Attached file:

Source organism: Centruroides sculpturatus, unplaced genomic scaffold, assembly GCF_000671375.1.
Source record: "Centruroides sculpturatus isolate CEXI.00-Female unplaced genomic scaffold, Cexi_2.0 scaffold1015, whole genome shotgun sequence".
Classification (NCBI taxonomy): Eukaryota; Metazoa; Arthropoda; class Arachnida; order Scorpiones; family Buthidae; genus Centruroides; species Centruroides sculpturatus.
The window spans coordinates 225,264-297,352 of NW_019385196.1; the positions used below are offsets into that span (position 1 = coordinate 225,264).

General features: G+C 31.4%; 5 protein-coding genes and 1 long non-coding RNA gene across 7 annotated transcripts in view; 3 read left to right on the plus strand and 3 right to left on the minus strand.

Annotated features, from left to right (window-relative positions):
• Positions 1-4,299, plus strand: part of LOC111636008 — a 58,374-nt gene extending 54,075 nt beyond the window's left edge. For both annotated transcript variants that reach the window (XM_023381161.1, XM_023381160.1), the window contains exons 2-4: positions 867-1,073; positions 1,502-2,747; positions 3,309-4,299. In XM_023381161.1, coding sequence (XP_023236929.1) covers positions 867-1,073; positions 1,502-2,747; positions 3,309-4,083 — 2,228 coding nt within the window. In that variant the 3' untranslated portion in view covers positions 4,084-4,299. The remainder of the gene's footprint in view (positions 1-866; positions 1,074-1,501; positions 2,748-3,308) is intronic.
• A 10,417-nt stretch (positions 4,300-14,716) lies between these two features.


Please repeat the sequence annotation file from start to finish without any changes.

Source organism: Centruroides sculpturatus, unplaced genomic scaffold, assembly GCF_000671375.1.
Source record: "Centruroides sculpturatus isolate CEXI.00-Female unplaced genomic scaffold, Cexi_2.0 scaffold1015, whole genome shotgun sequence".
Classification (NCBI taxonomy): Eukaryota; Metazoa; Arthropoda; class Arachnida; order Scorpiones; family Buthidae; genus Centruroides; species Centruroides sculpturatus.
The window spans coordinates 225,264-297,352 of NW_019385196.1; the positions used below are offsets into that span (position 1 = coordinate 225,264).

General features: G+C 31.4%; 5 protein-coding genes and 1 long non-coding RNA gene across 7 annotated transcripts in view; 3 read left to right on the plus strand and 3 right to left on the minus strand.

Annotated features, from left to right (window-relative positions):
• Positions 1-4,299, plus strand: part of LOC111636008 — a 58,374-nt gene extending 54,075 nt beyond the window's left edge. For both annotated transcript variants that reach the window (XM_023381161.1, XM_023381160.1), the window contains exons 2-4: positions 867-1,073; positions 1,502-2,747; positions 3,309-4,299. In XM_023381161.1, coding sequence (XP_023236929.1) covers positions 867-1,073; positions 1,502-2,747; positions 3,309-4,083 — 2,228 coding nt within the window. In that variant the 3' untranslated portion in view covers positions 4,084-4,299. The remainder of the gene's footprint in view (positions 1-866; positions 1,074-1,501; positions 2,748-3,308) is intronic.
• A 10,417-nt stretch (positions 4,300-14,716) lies between these two features.